The continued effects of the Covid-19 pandemic and the cost-of-living crisis, is affecting on people’s general wellbeing in the UK, with ethnic minorities bearing the brunt of the impact, according to LifeSearch.
According to LifeSearch’s Health, Wealth & Happiness 2022 Index Britons’ happiness has been impacted the hardest in the recent year, plummeting to its lowest point in the last decade in 2021 and then decreasing again in the first quarter (Q1) of 2022. In comparison, the nation’s health improved the most in the Index, rising by 19 per cent in Q1 2022 compared to the previous quarter.
Although the Health Index increased in the first quarter of 2022, it is still not back to pre-pandemic levels, according to LifeSearch. The proportion of the workforce suffering from long-term health difficulties is on the rise, rising to 34 per cent in Q4 2021 from 30.1 per cent in Q4 2016. Just over half of all Britons believe the Covid epidemic has harmed their access to healthcare, with 57 per cent of women and 62 per cent of those aged 55 and over believing so. While it is slightly lower, around 49 per cent, across all ethnic minorities, it is significantly higher, nearly 55 per cent, among Pakistani/Bangladeshi Brits.
Almost half or 51 per cent of Britons say the Covid epidemic has had a negative influence on their mental health, with women and younger people accounting for 50 per cent of the total. The impact is much greater, at roughly 52 per cent, among people from ethnic minority groups; it is even higher among women in this population, at around 58 per cent, and among Pakistani/Bangladeshi ethnic groupings it is 59 per cent – compared to 46 per cent of white British people.
The LifeSearch Wealth Index increased by 11 per cent in 2021 over the previous year, thanks to the economy’s gradual reopening beginning in April 2021. But rising inflation and energy prices contributed to an 8 per cent drop in Britons’ estimates of their wealth by Q1 2022. In fact, LifeSearch discovered that, despite the fact that inflation is at a 30-year high, only 8 per cent of all Britons expect to be financially worse off this year.
The LifeSearch Happiness Index recorded its lowest reading in ten years in 2021, down even from 2020 levels and with no obvious uptick during England’s Euro 2021 campaign. In Q1 2022, happiness fell again, owing to the Ukraine conflict and increased living costs. According to LifeSearch consumer insights, a quarter of all Britons are less pleased than they were last year, with the number jumping to 31 per cent for those living alone and 28 per cent for ethnic minorities, with the number rising to 37 per cent for those of Indian descent. But 28 per cent of Britons are happier than last year, and 2021 is a significant increase over a year ago when 46 per cent of Britons said they were unhappy.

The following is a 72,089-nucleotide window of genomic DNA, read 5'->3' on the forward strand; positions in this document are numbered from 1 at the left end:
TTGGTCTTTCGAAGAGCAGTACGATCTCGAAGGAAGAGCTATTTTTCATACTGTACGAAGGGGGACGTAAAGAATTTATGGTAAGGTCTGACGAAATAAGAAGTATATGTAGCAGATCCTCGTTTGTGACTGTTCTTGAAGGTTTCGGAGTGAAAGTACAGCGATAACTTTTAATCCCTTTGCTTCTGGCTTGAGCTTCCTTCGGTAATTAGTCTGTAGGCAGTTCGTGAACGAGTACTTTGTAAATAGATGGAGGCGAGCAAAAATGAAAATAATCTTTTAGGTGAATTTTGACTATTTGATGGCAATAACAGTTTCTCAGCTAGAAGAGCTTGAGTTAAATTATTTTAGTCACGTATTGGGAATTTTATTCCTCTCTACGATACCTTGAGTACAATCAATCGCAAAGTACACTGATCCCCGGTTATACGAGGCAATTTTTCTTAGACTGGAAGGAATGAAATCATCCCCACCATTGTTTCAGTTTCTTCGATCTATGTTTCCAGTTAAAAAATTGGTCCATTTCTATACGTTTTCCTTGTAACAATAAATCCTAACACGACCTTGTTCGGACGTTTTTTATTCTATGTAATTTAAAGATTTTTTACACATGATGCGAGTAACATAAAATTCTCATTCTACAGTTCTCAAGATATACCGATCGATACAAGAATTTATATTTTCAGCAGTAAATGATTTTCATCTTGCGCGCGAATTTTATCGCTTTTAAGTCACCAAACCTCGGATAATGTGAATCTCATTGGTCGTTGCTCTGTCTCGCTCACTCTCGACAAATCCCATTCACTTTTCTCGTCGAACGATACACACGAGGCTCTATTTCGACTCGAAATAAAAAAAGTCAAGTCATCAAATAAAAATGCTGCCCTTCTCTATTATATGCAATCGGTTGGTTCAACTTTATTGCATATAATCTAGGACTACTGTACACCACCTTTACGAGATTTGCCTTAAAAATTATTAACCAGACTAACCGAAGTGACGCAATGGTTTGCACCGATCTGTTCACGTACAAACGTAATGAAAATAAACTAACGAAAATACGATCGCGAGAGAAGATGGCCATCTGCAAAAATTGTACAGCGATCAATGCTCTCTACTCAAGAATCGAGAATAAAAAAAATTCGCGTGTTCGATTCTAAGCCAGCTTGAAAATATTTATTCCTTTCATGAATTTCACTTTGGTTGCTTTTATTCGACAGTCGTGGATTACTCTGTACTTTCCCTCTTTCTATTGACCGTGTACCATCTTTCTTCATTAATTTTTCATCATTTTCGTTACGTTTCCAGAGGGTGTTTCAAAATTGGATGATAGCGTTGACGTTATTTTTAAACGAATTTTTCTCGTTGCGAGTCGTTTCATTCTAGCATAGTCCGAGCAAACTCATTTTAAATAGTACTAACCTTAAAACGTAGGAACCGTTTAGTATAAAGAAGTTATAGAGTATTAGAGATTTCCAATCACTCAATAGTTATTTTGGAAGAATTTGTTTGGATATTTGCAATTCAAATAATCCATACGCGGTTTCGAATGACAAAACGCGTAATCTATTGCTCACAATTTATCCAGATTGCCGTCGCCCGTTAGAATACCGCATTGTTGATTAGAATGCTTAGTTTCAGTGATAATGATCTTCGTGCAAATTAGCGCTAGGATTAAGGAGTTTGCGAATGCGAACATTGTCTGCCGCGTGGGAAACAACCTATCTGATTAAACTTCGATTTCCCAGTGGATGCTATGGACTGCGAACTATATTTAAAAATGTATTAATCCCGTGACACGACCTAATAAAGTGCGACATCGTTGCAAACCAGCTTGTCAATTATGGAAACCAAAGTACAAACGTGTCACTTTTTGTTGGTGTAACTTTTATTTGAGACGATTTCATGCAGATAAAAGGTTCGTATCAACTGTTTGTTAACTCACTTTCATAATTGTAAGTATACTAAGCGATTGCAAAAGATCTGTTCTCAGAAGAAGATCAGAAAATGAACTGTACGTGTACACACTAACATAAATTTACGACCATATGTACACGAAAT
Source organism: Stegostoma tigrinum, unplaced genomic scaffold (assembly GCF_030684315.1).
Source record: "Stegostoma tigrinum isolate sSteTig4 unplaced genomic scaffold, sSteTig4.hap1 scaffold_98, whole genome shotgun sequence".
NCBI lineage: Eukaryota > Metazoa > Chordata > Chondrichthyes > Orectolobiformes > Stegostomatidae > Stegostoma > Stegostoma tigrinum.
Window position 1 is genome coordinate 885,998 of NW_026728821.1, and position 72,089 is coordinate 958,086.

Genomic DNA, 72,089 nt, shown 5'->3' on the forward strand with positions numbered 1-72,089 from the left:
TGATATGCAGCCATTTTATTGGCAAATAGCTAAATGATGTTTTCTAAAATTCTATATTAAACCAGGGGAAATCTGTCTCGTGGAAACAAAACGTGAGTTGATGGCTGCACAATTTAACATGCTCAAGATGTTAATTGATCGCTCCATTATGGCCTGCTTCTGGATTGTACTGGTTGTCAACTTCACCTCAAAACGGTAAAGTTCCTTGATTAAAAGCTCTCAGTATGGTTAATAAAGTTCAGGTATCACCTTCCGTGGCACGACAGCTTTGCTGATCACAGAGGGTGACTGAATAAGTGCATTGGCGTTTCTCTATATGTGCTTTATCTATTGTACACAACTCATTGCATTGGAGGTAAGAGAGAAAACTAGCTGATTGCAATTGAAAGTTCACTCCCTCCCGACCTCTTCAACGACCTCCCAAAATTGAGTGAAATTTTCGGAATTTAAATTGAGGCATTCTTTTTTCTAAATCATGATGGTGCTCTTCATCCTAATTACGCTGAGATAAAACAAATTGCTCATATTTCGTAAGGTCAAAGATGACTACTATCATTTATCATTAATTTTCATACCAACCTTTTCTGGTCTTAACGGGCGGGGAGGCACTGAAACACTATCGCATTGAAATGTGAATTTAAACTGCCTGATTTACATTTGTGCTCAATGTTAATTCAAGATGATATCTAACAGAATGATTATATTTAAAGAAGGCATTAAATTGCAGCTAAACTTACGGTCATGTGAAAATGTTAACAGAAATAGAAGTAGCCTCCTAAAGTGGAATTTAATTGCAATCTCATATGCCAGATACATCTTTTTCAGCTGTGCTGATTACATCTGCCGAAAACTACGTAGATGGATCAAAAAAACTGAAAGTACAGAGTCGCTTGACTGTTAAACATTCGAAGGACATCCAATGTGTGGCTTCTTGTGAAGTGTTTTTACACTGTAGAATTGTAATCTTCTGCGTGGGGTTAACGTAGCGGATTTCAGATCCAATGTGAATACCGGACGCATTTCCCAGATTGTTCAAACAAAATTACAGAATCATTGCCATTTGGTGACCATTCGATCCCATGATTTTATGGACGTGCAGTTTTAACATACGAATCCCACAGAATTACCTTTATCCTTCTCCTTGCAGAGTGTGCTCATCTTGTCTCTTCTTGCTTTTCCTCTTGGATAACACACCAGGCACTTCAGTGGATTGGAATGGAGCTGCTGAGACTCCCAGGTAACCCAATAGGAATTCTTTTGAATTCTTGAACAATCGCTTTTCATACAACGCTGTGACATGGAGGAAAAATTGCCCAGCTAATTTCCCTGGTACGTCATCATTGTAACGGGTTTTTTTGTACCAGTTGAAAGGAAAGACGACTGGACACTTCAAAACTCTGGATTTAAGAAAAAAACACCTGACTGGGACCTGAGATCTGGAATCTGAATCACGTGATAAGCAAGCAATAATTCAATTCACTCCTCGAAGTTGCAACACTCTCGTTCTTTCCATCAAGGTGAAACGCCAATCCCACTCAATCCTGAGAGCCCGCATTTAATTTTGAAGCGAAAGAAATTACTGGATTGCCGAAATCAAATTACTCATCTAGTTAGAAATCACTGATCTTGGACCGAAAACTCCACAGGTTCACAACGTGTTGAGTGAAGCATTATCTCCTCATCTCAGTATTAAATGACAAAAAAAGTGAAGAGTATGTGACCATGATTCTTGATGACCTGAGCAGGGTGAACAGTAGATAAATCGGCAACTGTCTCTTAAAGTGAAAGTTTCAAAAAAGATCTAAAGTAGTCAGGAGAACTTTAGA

LifeSearch chief executive Debbie Kennedy says: “While there may be a sense that after two long years the worst of the pandemic is behind us, the nation’s health, wealth and happiness is still not close to being back to levels seen pre-Covid. In fact, our happiness is at a record low, mental health issues remain high and the energy crisis, inflation and conflict in Ukraine point at another chapter of uncertainty.
“At a more granular level, our study reveals the pandemic pressures and consequences faced specifically by people in ethnic minority communities, where many have been hit harder over the last two years and the ripple effect may continue much longer. Many in those communities feel they’ve had to work harder, dig deeper and risk more to stay afloat.”
Race Equality Foundation CEO Jabeer Butt OBE says: “Across education, finances and general happiness, it’s clear ethnic minorities are suffering. These major findings reflect our own knowledge that Black, Asian and minority ethnic communities continue to bear the brunt of the effects of the pandemic and cost of living crisis. We urgently need targeted support to take account of and effectively address these unequal impacts if we want to see a healthier, wealthier and happier Britain in the coming years.”
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